Nearly four years after it paid more than $8 million to open a mini-casino in south central Pennsylvania, the owner of Parx Casino on Wednesday was awarded a license to open a satellite casino in a shuttered Lowe’s home-improvement store in Shippensburg.

The Pennsylvania Gaming Control Board approved a license for a subsidiary of Greenwood Gaming and Entertainment Inc., to build the Parx facility in Shippensburg Township, Cumberland County. The 73,000-square-foot casino, which will occupy about half the former big-box store, will be a scaled-down version of Parx’s casino in Bensalem, the state’s top casino by revenue.

The $65 million renovation is to begin next month, and the facility is scheduled to open in November, John Dixon, Greenwood’s chief operating officer, told the gaming board during a hearing in Harrisburg. The casino will contain 500 slot machines — the Bensalem flagship casino has more than 3,000 slots — and electronic table games such as blackjack, baccarat, and roulette, but only with remote dealers.

Parx said it plans to apply for a sports-betting license for the site in the future.

The Shippensburg Parx is the fourth of five mini-casinos licensed under Pennsylvania’s 2017 gaming expansion, which extended the availability of casino gambling and wagering to all corners of the state by legalizing online gaming, video game terminals in truck stops, and the mini-casinos, which are officially called Category 4 casinos.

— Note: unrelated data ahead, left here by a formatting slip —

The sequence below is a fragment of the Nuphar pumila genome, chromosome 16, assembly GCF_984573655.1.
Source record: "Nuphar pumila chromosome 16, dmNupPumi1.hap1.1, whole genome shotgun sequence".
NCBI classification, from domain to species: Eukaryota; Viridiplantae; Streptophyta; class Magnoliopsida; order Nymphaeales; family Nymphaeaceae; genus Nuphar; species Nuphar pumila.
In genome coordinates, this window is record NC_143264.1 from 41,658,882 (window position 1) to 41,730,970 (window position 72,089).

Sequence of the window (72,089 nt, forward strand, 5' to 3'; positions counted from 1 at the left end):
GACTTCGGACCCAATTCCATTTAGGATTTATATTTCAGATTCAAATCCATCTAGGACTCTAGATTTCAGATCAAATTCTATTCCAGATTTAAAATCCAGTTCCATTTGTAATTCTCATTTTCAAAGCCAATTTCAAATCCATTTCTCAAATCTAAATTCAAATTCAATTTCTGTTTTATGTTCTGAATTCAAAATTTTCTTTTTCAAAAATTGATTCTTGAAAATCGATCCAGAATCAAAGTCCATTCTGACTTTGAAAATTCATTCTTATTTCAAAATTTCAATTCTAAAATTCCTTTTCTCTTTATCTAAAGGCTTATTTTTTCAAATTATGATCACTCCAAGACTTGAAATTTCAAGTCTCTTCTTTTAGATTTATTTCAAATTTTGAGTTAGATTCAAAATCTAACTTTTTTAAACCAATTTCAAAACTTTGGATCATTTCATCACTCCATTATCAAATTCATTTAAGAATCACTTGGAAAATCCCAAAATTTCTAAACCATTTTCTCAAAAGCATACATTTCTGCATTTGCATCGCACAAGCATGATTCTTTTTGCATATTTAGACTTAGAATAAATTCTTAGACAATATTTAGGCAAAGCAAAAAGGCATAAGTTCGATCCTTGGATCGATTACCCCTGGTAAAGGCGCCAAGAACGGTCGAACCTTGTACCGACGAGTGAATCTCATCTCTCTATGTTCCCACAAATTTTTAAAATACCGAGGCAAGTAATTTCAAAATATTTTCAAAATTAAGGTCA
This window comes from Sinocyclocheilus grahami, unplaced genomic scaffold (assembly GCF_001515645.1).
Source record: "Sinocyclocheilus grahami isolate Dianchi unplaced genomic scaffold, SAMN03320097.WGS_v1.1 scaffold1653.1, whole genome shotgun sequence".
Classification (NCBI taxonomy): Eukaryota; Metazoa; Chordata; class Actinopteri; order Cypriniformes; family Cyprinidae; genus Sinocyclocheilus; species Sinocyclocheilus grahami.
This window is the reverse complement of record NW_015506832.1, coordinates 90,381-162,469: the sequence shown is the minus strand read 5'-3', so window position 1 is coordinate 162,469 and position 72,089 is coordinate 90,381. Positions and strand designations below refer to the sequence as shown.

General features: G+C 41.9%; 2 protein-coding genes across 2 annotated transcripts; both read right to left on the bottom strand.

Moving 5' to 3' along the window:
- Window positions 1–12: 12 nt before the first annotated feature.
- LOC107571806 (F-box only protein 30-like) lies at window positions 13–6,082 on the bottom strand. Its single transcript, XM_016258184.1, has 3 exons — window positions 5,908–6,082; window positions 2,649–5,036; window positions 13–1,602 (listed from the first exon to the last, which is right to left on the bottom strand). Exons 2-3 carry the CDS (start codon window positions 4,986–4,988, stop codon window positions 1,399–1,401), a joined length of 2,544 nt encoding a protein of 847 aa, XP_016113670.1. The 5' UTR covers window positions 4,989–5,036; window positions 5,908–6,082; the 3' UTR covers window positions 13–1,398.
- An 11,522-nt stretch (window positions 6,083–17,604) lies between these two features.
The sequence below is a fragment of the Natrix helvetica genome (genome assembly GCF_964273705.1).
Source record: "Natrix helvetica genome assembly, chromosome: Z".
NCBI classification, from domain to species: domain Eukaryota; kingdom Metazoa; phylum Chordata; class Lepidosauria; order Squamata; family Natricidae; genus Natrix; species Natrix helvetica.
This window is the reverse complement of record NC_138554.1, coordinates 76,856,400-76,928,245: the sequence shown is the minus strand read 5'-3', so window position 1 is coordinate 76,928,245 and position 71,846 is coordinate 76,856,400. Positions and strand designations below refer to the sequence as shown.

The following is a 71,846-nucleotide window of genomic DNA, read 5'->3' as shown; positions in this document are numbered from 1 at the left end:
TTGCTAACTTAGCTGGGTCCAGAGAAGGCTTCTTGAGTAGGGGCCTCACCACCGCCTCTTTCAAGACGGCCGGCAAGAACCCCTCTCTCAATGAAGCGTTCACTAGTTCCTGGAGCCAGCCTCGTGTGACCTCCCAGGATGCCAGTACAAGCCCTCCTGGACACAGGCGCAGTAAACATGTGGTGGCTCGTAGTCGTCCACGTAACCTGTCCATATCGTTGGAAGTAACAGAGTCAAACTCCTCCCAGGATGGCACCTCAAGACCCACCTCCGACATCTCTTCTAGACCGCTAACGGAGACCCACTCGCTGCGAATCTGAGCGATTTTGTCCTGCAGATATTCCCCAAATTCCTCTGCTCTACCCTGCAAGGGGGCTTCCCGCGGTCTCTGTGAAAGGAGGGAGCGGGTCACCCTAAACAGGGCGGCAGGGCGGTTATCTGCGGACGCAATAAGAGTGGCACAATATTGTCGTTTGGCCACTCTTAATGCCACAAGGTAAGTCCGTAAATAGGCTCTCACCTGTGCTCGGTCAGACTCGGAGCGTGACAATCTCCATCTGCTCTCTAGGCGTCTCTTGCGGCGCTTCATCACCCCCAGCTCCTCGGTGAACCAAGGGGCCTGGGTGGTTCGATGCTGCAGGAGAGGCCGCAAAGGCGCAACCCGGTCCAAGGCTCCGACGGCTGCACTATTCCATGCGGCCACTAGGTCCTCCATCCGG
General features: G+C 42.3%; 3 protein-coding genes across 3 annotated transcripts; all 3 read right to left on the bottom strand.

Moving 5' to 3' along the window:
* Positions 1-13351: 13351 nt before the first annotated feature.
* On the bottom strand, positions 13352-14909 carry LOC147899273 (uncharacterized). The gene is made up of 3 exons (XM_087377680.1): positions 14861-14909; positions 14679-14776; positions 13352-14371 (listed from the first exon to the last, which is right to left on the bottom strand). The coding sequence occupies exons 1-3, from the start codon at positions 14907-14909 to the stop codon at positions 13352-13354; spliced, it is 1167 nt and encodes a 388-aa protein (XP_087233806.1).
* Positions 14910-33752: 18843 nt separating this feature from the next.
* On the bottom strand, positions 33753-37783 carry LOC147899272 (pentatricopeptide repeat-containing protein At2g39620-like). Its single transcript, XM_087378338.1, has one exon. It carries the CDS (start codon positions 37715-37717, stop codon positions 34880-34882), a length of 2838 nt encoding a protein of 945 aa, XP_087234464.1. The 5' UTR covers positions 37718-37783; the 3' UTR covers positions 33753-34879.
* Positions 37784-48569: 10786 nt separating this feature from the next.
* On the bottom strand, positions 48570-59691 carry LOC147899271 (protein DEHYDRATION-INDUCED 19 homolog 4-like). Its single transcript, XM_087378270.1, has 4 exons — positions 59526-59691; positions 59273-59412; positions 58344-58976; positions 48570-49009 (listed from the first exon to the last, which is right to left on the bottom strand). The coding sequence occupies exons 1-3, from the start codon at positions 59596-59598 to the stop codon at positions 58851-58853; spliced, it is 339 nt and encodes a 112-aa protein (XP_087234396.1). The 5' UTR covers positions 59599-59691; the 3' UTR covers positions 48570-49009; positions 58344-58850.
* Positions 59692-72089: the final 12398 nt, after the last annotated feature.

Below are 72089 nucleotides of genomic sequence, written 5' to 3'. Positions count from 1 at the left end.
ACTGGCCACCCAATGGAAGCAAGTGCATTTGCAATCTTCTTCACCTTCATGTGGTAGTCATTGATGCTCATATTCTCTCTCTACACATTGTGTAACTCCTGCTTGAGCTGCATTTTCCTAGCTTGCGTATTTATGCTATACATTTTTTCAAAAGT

The Shippensburg Township supervisors in April voted 3-0 to support the project, which Parx estimates will generate $1.8 million in local gaming tax revenue and employ 125 people permanently. The project generated opposition from local anti-gambling advocates at a hearing last May, including concerns that the casino would attract underaged patrons from the nearby Shippensburg University.

The Parx project has undergone a laborious passage since Greenwood Gaming won the auction and chose the site near Shippensburg, which is located along I-81 between Carlisle and the Maryland border and hopes to attract patrons from Hagerstown, Md.

The casino’s first choice at Exit 29 on I-81 was nixed because of sinkholes, forcing Parx to shift its focus to the former Lowe’s location on South Conestoga Drive, across from a Walmart Supercenter. Because the site was developed for a large-scale retail operation, it contains ample parking and adequate road access, and state transportation experts expressed no concerns about traffic congestion.

Parx’s early renderings of the site pictured a Chickie’s & Pete’s restaurant, but Dixon said yesterday that the casino will operate all food and beverage service on its own. Chickie’s & Pete’s has a restaurant at the Bensalem property, and Parx plans to open sportsbooks at several Chickie’s & Pete’s locations, including one in Malvern that is to open Feb. 7.

Parx has not decided how to develop the unoccupied half of the former Lowe’s store. “There will be something else coming there down the road,” Dixon said.

Mini-casinos are unique to Pennsylvania. Three have opened for operations.

Cordish Cos., which operates the Live! Casino and Hotel Philadelphia in the Stadium District, opened the state’s first Category 4 casino in a former mall department store in Westmoreland County in 2020, called Live! Casino Pittsburgh.

Penn National Gaming, which operates casinos under the Hollywood brand, opened the state’s second mini casino in August in York, also in a former mall department store. In December, it opened the state’s third mini-casino, the Hollywood Casino Morgantown in Berks County.

Philadelphia investor Ira M. Lubert won an auction in 2020 for a fifth mini-casino site near State College, Pa., and formed a partnership with Bally’s Corp. to operate it. Cordish Cos. has challenged the auction process in Commonwealth Court, which is set for arguments in March, and it’s unclear how much the litigation will delay a resolution.